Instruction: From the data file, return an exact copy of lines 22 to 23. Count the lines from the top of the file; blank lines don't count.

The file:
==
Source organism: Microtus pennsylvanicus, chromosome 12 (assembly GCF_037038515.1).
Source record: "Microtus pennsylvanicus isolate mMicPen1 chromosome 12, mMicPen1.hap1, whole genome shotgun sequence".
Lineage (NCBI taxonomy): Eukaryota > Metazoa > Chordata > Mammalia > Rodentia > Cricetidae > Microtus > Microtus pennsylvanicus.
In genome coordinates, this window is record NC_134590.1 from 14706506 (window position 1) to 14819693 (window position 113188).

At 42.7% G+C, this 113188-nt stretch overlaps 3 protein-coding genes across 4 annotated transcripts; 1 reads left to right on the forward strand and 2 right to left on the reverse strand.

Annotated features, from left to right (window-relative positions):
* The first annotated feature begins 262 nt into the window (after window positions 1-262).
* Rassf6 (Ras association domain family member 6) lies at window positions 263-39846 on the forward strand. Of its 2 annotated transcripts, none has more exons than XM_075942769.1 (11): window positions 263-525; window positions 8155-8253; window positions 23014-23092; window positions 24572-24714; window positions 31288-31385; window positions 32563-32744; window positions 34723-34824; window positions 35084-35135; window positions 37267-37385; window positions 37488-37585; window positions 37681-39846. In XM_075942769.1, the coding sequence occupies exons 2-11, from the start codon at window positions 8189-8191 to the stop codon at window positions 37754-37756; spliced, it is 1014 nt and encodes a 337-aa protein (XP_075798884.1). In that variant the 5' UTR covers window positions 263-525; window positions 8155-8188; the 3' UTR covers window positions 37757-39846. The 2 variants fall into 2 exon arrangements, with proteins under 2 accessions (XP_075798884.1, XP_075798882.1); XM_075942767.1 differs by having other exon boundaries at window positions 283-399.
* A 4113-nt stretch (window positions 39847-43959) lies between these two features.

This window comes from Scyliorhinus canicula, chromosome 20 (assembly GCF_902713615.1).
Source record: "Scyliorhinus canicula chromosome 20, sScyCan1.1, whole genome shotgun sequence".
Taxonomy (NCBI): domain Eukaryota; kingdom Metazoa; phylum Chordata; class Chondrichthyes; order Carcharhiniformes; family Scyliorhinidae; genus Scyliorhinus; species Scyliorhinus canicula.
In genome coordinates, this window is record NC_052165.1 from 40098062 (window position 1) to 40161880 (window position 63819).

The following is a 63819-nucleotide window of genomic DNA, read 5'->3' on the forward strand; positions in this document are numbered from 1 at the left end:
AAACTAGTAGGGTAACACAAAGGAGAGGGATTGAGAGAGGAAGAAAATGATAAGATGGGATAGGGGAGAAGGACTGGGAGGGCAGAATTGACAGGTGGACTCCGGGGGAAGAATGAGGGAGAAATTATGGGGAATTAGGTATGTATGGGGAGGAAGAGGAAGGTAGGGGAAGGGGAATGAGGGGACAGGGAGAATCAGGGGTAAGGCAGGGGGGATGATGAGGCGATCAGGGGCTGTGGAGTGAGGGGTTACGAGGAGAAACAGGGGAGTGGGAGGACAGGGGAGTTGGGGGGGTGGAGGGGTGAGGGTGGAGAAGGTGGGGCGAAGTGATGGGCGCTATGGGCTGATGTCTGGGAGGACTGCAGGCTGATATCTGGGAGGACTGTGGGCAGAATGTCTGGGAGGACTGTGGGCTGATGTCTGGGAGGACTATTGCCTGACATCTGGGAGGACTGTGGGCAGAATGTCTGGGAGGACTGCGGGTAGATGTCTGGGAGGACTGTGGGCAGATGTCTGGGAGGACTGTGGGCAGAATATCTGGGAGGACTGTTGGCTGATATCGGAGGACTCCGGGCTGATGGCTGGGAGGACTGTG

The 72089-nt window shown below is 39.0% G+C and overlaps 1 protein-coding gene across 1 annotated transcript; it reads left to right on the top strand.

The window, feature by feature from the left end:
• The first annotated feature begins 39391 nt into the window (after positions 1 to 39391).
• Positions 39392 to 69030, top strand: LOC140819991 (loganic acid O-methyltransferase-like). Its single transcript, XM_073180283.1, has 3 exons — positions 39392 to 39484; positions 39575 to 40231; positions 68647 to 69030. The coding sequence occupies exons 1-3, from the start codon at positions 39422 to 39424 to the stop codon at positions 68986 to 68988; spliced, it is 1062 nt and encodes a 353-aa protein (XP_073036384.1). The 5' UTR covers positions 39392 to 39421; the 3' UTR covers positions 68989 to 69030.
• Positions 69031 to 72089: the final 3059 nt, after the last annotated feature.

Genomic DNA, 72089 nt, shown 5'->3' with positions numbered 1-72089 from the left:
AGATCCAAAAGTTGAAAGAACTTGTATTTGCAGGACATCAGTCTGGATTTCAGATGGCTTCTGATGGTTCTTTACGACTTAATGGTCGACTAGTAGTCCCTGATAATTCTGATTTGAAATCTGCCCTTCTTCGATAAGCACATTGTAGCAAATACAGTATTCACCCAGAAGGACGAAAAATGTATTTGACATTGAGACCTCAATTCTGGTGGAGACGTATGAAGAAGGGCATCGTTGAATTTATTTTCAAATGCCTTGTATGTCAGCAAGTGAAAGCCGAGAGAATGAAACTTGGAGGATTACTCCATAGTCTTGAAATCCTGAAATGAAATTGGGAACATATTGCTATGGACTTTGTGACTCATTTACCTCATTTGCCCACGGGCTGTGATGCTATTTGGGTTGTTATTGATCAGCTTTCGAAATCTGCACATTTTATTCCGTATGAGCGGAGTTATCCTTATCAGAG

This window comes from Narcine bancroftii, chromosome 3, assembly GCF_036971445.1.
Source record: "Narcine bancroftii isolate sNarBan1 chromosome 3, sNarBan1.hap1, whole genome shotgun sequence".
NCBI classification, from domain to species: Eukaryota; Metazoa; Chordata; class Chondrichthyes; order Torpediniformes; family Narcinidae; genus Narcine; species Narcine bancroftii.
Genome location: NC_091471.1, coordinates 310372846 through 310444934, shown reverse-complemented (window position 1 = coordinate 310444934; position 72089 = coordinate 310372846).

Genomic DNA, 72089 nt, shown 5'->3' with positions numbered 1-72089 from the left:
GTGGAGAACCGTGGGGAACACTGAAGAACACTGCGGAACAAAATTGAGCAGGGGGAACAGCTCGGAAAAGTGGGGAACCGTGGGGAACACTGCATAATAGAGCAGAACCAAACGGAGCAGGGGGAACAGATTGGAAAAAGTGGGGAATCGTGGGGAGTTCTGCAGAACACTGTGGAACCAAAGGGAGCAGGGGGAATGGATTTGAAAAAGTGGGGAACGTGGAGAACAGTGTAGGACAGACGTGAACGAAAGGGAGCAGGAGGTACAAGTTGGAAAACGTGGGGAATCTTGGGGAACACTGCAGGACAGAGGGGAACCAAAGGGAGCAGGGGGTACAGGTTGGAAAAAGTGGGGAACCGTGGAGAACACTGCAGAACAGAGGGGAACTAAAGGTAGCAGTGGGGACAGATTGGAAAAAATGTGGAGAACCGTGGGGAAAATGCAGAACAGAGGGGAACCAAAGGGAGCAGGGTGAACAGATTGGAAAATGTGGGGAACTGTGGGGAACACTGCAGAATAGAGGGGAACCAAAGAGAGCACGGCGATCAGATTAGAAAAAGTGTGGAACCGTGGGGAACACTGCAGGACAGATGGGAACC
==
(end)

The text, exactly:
AGATCCAAAAGTTGAAAGAACTTGTATTTGCAGGACATCAGTCTGGATTTCAGATGGCTTCTGATGGTTCTTTACGACTTAATGGTCGACTAGTAGTCCCTGATAATTCTGATTTGAAATCTGCCCTTCTTCGATAAGCACATTGTAGCAAATACAGTATTCACCCAGAAGGACGAAAAATGTATTTGACATTGAGACCTCAATTCTGGTGGAGACGTATGAAGAAGGGCATCGTTGAATTTATTTTCAAATGCCTTGTATGTCAGCAAGTGAAAGCCGAGAGAATGAAACTTGGAGGATTACTCCATAGTCTTGAAATCCTGAAATGAAATTGGGAACATATTGCTATGGACTTTGTGACTCATTTACCTCATTTGCCCACGGGCTGTGATGCTATTTGGGTTGTTATTGATCAGCTTTCGAAATCTGCACATTTTATTCCGTATGAGCGGAGTTATCCTTATCAGAG

This window comes from Narcine bancroftii, chromosome 3, assembly GCF_036971445.1.